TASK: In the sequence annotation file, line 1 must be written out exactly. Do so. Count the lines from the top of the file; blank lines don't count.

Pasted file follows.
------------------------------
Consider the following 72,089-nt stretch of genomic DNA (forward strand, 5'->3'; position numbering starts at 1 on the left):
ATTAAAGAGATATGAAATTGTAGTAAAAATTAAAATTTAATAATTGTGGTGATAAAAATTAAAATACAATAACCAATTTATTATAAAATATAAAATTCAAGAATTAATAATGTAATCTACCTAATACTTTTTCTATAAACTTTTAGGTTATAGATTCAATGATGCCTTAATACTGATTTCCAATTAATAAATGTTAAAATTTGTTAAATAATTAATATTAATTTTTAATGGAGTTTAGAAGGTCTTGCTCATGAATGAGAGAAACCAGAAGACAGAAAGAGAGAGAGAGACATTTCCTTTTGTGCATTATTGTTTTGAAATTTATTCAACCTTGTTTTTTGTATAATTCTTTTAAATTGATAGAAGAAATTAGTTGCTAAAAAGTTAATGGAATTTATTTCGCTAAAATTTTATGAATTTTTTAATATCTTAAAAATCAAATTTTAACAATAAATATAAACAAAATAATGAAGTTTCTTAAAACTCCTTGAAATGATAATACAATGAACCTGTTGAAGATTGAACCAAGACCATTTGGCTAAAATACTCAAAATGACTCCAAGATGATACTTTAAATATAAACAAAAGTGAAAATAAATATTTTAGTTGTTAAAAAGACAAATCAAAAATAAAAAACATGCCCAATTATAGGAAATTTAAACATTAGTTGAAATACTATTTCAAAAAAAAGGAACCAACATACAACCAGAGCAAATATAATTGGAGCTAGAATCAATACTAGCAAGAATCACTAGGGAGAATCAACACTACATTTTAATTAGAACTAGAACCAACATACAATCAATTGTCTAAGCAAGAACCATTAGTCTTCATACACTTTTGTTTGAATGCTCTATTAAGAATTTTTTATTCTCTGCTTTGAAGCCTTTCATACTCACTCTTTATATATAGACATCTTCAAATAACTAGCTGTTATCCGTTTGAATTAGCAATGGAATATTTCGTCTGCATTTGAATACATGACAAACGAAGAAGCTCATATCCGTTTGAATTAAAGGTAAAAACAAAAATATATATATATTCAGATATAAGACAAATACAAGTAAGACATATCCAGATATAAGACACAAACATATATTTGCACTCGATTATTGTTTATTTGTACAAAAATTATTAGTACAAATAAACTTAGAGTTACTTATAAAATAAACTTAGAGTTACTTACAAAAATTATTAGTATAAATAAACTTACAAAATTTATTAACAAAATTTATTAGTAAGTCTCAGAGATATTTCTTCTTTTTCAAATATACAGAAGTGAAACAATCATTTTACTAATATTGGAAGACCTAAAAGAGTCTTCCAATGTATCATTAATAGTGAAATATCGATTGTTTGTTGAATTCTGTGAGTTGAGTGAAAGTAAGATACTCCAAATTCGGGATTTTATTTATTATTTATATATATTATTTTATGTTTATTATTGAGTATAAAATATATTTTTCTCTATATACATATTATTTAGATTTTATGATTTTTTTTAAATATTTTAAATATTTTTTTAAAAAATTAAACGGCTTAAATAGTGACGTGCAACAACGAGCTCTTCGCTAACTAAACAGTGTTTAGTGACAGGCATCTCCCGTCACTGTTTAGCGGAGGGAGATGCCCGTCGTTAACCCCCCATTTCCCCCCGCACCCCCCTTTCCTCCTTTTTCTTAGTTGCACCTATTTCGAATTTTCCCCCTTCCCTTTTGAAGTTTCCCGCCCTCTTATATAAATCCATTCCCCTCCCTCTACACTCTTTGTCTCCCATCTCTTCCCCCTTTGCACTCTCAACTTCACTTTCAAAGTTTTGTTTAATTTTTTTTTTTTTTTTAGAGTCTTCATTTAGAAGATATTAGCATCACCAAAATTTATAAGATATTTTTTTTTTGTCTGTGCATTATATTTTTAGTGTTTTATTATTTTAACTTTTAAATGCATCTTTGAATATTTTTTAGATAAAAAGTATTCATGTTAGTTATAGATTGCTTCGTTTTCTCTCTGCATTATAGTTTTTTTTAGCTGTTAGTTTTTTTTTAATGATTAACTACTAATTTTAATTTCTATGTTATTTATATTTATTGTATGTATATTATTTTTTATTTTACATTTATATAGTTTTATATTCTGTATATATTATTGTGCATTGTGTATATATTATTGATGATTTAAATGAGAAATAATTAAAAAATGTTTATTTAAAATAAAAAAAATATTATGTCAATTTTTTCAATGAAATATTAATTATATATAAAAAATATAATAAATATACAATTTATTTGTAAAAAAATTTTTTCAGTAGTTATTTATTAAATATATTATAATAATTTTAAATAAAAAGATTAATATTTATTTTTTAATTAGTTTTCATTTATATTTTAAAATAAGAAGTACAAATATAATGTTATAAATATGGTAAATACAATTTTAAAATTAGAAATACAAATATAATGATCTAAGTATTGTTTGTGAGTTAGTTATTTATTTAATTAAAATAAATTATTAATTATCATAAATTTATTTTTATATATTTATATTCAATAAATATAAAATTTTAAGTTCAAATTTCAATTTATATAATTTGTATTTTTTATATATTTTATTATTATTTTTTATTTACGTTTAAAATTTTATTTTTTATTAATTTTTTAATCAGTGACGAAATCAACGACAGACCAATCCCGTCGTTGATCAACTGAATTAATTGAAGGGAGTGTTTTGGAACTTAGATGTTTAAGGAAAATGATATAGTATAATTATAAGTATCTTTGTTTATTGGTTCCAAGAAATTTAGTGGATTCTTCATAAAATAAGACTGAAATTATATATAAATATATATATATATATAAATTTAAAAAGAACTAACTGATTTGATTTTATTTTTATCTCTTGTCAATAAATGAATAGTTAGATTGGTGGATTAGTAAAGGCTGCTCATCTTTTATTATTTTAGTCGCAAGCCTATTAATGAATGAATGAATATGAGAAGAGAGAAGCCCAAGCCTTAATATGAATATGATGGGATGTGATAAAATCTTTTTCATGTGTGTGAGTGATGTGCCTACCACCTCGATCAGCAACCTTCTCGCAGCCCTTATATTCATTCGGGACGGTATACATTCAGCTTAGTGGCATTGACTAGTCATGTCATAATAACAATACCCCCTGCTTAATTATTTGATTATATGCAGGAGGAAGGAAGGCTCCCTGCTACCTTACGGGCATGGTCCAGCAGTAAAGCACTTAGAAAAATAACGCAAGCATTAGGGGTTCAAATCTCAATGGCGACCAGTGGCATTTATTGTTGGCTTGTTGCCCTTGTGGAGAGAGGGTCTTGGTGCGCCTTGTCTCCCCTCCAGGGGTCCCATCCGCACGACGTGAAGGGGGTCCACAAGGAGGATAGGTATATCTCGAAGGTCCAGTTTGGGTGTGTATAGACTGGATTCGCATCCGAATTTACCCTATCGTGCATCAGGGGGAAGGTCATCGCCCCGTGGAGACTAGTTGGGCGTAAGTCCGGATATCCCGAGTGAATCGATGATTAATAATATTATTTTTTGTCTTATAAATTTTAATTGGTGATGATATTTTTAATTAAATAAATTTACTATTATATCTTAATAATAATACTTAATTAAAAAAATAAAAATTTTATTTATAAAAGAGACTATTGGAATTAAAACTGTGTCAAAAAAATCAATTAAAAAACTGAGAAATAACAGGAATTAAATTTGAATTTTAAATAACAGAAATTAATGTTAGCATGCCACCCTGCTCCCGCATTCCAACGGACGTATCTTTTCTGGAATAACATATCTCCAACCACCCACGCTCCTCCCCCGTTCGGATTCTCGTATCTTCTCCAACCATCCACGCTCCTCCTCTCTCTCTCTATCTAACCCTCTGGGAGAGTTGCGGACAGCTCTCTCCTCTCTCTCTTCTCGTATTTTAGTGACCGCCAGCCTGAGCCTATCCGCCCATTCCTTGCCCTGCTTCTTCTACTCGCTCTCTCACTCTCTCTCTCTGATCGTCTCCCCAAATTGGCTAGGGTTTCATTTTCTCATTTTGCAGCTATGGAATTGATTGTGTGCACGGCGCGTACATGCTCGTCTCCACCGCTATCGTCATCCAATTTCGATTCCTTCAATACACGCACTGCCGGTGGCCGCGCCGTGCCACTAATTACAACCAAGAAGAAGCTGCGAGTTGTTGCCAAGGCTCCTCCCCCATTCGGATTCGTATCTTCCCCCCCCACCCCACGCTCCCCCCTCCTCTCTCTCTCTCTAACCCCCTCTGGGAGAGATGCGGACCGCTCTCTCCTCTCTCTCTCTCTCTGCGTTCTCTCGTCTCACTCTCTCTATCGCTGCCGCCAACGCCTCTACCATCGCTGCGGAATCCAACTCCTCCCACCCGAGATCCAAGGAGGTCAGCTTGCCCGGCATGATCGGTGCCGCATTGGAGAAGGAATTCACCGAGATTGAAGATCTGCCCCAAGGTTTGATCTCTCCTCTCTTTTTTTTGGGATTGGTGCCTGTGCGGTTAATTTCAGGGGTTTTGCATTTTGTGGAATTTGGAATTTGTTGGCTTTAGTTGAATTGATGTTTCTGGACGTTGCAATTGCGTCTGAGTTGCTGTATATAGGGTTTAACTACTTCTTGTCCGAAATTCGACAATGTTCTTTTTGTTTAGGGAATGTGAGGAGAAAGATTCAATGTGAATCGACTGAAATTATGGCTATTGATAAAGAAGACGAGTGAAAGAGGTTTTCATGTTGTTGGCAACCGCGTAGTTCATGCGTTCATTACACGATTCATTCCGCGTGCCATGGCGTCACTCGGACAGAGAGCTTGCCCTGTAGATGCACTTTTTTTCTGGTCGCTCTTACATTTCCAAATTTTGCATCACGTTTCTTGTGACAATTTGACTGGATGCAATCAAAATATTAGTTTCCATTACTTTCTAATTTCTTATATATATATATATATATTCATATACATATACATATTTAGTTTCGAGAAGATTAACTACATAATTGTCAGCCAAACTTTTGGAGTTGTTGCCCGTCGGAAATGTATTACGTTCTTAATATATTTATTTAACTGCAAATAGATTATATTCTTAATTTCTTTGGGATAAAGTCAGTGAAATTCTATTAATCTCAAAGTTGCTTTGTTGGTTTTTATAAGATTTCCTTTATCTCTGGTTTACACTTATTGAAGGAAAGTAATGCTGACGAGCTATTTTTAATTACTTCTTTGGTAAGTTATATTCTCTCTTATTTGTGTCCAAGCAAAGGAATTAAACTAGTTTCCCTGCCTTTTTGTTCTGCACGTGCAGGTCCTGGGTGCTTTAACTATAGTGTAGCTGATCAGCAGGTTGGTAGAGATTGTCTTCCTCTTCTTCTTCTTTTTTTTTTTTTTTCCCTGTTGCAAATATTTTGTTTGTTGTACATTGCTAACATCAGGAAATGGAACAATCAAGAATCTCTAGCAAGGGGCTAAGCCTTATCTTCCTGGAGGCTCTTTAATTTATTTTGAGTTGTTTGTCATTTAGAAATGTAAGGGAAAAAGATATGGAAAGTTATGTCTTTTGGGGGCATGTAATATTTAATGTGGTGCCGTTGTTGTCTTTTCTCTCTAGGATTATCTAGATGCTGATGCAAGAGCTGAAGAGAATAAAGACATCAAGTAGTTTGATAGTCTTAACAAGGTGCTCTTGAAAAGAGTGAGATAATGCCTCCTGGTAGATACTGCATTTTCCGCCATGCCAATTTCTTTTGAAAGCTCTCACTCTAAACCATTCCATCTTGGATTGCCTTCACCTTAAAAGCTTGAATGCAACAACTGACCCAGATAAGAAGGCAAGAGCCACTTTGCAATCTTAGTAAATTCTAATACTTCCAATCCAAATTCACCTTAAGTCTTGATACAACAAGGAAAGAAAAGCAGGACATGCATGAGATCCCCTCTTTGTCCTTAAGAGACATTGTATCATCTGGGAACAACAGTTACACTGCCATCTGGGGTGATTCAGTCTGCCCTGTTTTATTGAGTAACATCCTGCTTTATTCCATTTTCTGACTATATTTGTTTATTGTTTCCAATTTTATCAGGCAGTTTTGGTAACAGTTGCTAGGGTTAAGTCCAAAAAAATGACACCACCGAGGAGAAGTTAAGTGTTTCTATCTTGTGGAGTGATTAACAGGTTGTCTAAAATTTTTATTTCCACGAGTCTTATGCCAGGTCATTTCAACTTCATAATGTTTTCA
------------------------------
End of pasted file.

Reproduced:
Consider the following 72,089-nt stretch of genomic DNA (forward strand, 5'->3'; position numbering starts at 1 on the left):